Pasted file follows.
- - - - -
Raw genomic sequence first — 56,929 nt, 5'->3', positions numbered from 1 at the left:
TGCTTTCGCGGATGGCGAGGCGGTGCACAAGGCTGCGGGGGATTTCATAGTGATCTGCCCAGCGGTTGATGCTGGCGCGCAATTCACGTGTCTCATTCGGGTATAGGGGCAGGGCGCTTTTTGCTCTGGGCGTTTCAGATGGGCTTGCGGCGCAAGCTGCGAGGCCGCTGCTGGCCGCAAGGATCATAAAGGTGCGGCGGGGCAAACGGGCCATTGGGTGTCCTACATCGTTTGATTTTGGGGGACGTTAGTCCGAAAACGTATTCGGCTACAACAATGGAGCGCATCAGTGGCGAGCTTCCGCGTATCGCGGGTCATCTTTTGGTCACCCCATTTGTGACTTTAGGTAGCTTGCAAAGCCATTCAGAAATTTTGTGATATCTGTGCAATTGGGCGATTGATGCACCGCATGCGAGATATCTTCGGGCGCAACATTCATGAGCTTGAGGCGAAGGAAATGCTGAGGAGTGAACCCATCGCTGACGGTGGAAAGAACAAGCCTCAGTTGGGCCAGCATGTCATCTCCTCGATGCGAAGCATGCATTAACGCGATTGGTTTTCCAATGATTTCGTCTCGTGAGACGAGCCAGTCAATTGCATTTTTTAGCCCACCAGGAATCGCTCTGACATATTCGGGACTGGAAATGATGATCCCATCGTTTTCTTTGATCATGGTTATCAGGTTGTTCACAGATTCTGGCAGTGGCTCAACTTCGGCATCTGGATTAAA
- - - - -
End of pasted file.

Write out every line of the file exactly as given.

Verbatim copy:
Raw genomic sequence first — 56,929 nt, 5'->3', positions numbered from 1 at the left:
TGCTTTCGCGGATGGCGAGGCGGTGCACAAGGCTGCGGGGGATTTCATAGTGATCTGCCCAGCGGTTGATGCTGGCGCGCAATTCACGTGTCTCATTCGGGTATAGGGGCAGGGCGCTTTTTGCTCTGGGCGTTTCAGATGGGCTTGCGGCGCAAGCTGCGAGGCCGCTGCTGGCCGCAAGGATCATAAAGGTGCGGCGGGGCAAACGGGCCATTGGGTGTCCTACATCGTTTGATTTTGGGGGACGTTAGTCCGAAAACGTATTCGGCTACAACAATGGAGCGCATCAGTGGCGAGCTTCCGCGTATCGCGGGTCATCTTTTGGTCACCCCATTTGTGACTTTAGGTAGCTTGCAAAGCCATTCAGAAATTTTGTGATATCTGTGCAATTGGGCGATTGATGCACCGCATGCGAGATATCTTCGGGCGCAACATTCATGAGCTTGAGGCGAAGGAAATGCTGAGGAGTGAACCCATCGCTGACGGTGGAAAGAACAAGCCTCAGTTGGGCCAGCATGTCATCTCCTCGATGCGAAGCATGCATTAACGCGATTGGTTTTCCAATGATTTCGTCTCGTGAGACGAGCCAGTCAATTGCATTTTTTAGCCCACCAGGAATCGCTCTGACATATTCGGGACTGGAAATGATGATCCCATCGTTTTCTTTGATCATGGTTATCAGGTTGTTCACAGATTCTGGCAGTGGCTCAACTTCGGCATCTGGATTAAA